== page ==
3 Steps to Securing Your Wireless Router

Secure wireless router

Most noobies with a wireless router in their house have no idea whether or not their wireless network is secure. And while I could sit here and write a bunch of complicated steps on how to secure the router, I think everything really boils down to these 3 basic steps.

wireless router

1. Don’t use an obvious wireless network name.

If you don’t want people to know which wireless network belongs to you, then don’t use something obvious like your last name as your wireless network name. Use your favorite breakfast cereal or your favorite fruit. Heck, I’ve even seen people name their wireless networks after something that scares people like “Connect To This And Get a Virus”. Be creative!

2. Assign a password to your wireless network.

While most people will never get hacked through their wireless network, there’s no good reason not to secure your network with a password. I mean, even if you live in a safe neighborhood, you lock your doors at night, right? Bonus tip: Don’t use a password that you use anywhere else. Down the road, you may want to share your wireless network password with a house guest.

3. Secure the wireless router itself.

I see this one everywhere. People secure their wireless network with a password but leave the actual wireless device wide open. Yes, your wireless device itself has a username and password and it is usually assigned one by default from the factory. And the default is the same for every other person with the same device. Do yourself a favor. Find the change password function and select, at a minimum, a new password. And again, this should be a different password than the one chosen in step 2 above.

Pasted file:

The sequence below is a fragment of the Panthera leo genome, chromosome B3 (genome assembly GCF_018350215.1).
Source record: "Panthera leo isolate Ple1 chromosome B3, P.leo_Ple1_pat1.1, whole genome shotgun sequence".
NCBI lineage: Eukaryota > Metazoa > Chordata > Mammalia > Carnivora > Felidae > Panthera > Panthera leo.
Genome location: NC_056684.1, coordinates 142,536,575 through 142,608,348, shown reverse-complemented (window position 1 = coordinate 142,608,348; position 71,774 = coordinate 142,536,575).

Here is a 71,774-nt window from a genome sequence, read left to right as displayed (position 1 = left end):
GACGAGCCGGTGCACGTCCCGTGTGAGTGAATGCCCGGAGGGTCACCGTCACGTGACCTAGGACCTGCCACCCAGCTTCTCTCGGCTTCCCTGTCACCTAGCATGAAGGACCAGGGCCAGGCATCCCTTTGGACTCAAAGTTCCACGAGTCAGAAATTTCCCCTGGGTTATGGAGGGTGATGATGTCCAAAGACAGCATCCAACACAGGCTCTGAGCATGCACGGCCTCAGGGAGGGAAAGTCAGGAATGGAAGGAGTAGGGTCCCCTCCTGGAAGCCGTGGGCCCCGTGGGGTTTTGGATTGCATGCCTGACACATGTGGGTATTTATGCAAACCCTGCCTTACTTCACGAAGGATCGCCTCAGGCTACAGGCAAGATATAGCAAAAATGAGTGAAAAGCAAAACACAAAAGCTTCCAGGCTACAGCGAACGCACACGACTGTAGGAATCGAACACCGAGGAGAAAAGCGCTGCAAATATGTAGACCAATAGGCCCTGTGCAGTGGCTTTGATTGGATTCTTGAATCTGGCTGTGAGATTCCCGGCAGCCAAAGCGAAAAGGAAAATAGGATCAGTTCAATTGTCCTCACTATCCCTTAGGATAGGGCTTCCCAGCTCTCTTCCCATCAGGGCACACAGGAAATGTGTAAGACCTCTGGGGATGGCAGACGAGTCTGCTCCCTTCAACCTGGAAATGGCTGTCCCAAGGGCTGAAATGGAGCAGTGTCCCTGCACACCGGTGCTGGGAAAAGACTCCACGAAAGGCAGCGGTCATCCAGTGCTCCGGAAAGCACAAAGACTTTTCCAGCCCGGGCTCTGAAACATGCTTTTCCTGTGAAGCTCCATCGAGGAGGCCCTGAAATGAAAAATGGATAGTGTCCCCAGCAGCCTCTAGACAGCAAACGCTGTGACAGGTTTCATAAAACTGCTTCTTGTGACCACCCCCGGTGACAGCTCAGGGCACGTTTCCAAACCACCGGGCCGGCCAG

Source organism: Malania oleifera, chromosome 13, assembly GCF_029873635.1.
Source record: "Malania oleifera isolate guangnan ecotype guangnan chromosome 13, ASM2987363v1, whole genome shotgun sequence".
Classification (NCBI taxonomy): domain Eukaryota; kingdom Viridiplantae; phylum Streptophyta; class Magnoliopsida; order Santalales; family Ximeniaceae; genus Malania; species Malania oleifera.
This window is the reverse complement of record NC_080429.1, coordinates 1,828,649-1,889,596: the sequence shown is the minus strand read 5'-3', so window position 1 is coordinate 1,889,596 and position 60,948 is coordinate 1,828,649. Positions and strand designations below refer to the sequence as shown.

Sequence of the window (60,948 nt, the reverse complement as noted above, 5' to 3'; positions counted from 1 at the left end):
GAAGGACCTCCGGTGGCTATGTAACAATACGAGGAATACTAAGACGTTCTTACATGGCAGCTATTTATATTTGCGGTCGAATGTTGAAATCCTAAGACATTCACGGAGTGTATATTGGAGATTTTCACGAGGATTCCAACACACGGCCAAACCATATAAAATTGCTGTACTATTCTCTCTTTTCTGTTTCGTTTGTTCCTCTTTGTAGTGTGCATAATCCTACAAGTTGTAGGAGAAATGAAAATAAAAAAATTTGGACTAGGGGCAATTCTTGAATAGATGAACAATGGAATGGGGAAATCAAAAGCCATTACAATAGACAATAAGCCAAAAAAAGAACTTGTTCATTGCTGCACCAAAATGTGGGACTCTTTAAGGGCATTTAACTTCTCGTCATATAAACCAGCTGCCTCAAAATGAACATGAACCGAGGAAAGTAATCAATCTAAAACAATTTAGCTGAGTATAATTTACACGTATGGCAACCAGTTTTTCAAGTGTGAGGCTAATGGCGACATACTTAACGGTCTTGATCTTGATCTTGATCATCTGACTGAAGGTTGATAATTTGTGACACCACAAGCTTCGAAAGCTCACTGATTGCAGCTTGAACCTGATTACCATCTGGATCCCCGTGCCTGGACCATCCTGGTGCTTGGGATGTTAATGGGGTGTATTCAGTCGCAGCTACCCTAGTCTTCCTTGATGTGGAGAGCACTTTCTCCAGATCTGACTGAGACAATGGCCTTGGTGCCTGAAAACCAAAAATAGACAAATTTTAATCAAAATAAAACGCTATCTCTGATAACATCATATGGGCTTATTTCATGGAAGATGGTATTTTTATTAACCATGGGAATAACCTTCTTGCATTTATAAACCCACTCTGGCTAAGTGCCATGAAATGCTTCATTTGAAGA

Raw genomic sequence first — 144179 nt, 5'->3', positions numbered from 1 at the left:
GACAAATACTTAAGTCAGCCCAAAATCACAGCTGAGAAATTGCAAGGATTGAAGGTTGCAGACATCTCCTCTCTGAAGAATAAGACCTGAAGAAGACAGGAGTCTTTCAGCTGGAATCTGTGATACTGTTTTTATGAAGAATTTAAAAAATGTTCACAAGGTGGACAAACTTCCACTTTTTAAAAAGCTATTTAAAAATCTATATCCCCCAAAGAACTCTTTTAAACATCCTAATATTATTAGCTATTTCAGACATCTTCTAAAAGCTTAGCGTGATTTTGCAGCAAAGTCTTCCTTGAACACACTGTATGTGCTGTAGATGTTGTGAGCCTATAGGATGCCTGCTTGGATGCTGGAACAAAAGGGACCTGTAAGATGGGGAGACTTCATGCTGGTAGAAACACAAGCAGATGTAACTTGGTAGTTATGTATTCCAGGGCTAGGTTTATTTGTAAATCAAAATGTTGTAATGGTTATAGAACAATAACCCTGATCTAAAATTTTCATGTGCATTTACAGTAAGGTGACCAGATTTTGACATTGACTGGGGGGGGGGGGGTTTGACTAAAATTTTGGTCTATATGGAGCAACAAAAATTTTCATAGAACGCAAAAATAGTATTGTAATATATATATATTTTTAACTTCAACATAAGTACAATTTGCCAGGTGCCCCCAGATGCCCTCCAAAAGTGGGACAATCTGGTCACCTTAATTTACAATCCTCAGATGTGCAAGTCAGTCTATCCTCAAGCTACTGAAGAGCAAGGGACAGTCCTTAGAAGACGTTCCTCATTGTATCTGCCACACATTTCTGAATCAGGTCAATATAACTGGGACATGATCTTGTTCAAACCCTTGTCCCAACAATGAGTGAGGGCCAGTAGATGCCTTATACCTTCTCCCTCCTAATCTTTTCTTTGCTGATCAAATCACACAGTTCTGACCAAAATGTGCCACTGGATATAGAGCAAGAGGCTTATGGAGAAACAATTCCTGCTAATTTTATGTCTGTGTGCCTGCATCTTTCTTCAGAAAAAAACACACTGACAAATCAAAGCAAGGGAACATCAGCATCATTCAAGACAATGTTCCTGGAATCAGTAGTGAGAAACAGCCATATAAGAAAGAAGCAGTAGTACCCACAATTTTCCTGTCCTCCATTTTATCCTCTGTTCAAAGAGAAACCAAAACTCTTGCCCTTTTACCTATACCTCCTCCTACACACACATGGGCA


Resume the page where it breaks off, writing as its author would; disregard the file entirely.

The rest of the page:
1. step 2.5 – I usually suggest people write down the SSID (the name) of the network and its password as its not something they will use often, most likely since they will probably have their computers save it.  2 years down the road when they get a new laptop they have no idea.  Some people may argue with me on this point, but I usually have people write this information on the bottom of the router (or post-it note or something).  This requires someone to have physical access to the device to get on your network… if they have physical access and they shouldnt then you already have issues.

    step 3.5 you probably want to document this password as well, but unlike 2.5 I’d NOT recomend you put this password on the bottom of the router.  Perhaps on the manual in the file cabinet where you keep all your tech manuals.

  2. @asudduth – Great suggestion on writing down the SSID. I usually suggest names that are obvious to the owner so I never thought of that. But I constantly see the “2WIRE” networks everywhere and I could see how it would be tough to remember which “2WIRE” is your own.

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